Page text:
The village Pivdenne (which incorporates the hamlet Chyhari) was recaptured by the Ukrainian Army in early May. It lies a mere 1.5 kilometers from occupied Horlivka and has long been in the “gray zone” – territory not fully controlled by the Ukrainian government or Russia-led separatists.
For the past four years, Pivdenne has been under fire, but only this May did villagers begin fleeing. In the past several weeks, 11 buildings have been destroyed by shelling.
View of the spoil heaps in Horlivka from the village of Pivdenne, Donetsk region, June 7, 2018. Photo: Oleksandr Kokhan / Hromadske
When the Ukrainian army arrived, there were no Russia-backed separatists in the village, but Pivdenne was still declared liberated. It is now controlled by the Ukrainian Armed Forces.
At the time of writing*, Chyhari – which is a part of Pivdenne – is inaccessible by car. You can only get there by foot, and only if you’re a resident. Journalists must have a military escort.
The OSCE mission has arranged for a three-hour ceasefire so there is no shelling. During this interval, the army has allowed residents to enter by car and take their belongings. Those who left Pivdenne in the past month or want to leave now are loading small trailers with their things: rugs, washing machines, clothing, dishes.
Every third building in Pivdenne is in ruins, Donetsk region, June 7, 2018. Photo: Oleksandr Kokhan / Hromadske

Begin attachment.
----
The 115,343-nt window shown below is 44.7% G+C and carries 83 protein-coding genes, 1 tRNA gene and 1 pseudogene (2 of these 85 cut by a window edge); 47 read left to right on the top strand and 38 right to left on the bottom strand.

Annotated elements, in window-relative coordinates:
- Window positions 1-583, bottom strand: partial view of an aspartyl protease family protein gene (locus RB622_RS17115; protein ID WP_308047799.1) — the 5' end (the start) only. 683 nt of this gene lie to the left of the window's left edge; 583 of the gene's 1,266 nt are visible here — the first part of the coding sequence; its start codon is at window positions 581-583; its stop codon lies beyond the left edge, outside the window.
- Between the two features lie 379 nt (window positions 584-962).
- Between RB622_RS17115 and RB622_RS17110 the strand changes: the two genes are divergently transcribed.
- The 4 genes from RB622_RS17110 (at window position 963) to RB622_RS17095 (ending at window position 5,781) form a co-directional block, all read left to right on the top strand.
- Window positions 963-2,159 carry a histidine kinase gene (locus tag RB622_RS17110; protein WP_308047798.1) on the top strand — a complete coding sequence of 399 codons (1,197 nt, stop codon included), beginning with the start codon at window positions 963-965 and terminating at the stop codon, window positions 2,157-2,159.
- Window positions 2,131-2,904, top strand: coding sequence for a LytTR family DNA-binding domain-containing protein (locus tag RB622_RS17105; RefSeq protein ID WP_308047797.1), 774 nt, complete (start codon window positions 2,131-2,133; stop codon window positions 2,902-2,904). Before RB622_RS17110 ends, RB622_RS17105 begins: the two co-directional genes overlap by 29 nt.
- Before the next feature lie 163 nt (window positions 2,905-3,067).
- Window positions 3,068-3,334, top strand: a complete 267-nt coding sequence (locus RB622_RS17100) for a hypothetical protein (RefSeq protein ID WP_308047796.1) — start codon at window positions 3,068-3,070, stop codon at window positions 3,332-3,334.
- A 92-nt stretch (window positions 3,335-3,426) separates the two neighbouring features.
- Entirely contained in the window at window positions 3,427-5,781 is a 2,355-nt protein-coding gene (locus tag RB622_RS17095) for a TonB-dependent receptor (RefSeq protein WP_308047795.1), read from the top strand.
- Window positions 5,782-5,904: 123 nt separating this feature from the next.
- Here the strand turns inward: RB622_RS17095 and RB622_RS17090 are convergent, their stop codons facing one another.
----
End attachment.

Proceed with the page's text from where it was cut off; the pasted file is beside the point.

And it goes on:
Zarichna Street is deserted: every third building is ruined and smells burnt. Smoke rises from one of the ruins, which means a shell hit this house quite recently. There are no people around, which is rather unsettling. In the distance, we hear the sound of automatic fire. While our army escorts are unloading food (they’ve settled into some abandoned houses), we go look for any residents who are still here.
Turning the corner, we see a woman hunched over her cane. She’s walking quickly, clearly in a hurry.
“Granny, where are you going? Do you live here?” we ask.
Granny Klava has been living on Zarichna Street for over 50 years. She built a house, raised two children and buried her husband here 20 years ago. A shell hit her house, and now she has to leave the village. Donetsk region, June 7, 2018. Photo: Oleksandr Kokhan / Hromadske
“I’m going to get a handcart from the house. To transport my things,” she says while moving toward the bushes. “Do you know if this way is clear? Is it mined?”
“We honestly don’t know,” we say. “Better ask the soldiers, don’t just go.”
The woman looks at us for a moment, then turns and disappears into the bushes. Not risking to follow her, we wait until the woman returns, even though we – unlike her – are wearing bulletproof vests and helmets.
Klava’s house was shelled. Now only half of it remains. The army wrote a warning on the fence – “Mines.” Pivdenne village, Donetsk region, June 7, 2018. Oleksandr Kokhan / Hromadske
Her name is Klavdiya Shuklina, but people call her Granny Klava. She has been living here for over half a century. She built a house, raised two children, worked in the mines, and buried her husband 20 years ago. Now she is preparing to leave. Granny Klava leads us along Zarichna Street to her house or, more precisely, to the half of it that remains.
“I worked at the Gagarin mine, preparing tea for the miners,” Shuklina explains. “There were 1,500 of them back then. Today it’s completely destroyed. Nothing but posts sticking out of the ground.”
Today Granny Klava’s children are taking her to Toretsk, where they’ll rent her an apartment. She wants to take everything with her, even the old, ragged carpet, but there’s no room. She leaves her chickens and cat behind.
A red Zhiguli awaits Granny Klava by the fence. Her children are taking her to Toretsk. Pivdenne, Donetsk region, June 7, 2018. Photo: Oleksandr Kokhan / Hromadske